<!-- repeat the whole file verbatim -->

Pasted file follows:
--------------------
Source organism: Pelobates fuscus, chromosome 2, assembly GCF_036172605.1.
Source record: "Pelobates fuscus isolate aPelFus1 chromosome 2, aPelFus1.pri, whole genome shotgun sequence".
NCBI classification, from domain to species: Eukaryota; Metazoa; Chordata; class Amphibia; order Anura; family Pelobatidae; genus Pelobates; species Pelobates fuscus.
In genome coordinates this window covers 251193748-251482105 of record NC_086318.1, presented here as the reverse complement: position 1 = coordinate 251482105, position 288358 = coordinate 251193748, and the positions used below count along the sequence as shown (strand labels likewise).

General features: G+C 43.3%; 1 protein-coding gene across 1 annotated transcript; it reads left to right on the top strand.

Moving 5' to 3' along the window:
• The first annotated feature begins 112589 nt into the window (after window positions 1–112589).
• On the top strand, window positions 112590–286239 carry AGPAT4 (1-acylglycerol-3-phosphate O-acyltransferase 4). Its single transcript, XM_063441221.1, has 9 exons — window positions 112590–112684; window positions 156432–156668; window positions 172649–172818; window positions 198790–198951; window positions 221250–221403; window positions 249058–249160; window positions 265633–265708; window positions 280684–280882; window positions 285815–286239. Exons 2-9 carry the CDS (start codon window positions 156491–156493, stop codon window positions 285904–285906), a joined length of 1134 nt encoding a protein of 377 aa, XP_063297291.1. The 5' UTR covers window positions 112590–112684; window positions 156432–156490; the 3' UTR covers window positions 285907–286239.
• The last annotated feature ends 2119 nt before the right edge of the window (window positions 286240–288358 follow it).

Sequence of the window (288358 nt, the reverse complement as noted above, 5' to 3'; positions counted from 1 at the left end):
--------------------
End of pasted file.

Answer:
Source organism: Pelobates fuscus, chromosome 2, assembly GCF_036172605.1.
Source record: "Pelobates fuscus isolate aPelFus1 chromosome 2, aPelFus1.pri, whole genome shotgun sequence".
NCBI classification, from domain to species: Eukaryota; Metazoa; Chordata; class Amphibia; order Anura; family Pelobatidae; genus Pelobates; species Pelobates fuscus.
In genome coordinates this window covers 251193748-251482105 of record NC_086318.1, presented here as the reverse complement: position 1 = coordinate 251482105, position 288358 = coordinate 251193748, and the positions used below count along the sequence as shown (strand labels likewise).

General features: G+C 43.3%; 1 protein-coding gene across 1 annotated transcript; it reads left to right on the top strand.

Moving 5' to 3' along the window:
• The first annotated feature begins 112589 nt into the window (after window positions 1–112589).
• On the top strand, window positions 112590–286239 carry AGPAT4 (1-acylglycerol-3-phosphate O-acyltransferase 4). Its single transcript, XM_063441221.1, has 9 exons — window positions 112590–112684; window positions 156432–156668; window positions 172649–172818; window positions 198790–198951; window positions 221250–221403; window positions 249058–249160; window positions 265633–265708; window positions 280684–280882; window positions 285815–286239. Exons 2-9 carry the CDS (start codon window positions 156491–156493, stop codon window positions 285904–285906), a joined length of 1134 nt encoding a protein of 377 aa, XP_063297291.1. The 5' UTR covers window positions 112590–112684; window positions 156432–156490; the 3' UTR covers window positions 285907–286239.
• The last annotated feature ends 2119 nt before the right edge of the window (window positions 286240–288358 follow it).

Sequence of the window (288358 nt, the reverse complement as noted above, 5' to 3'; positions counted from 1 at the left end):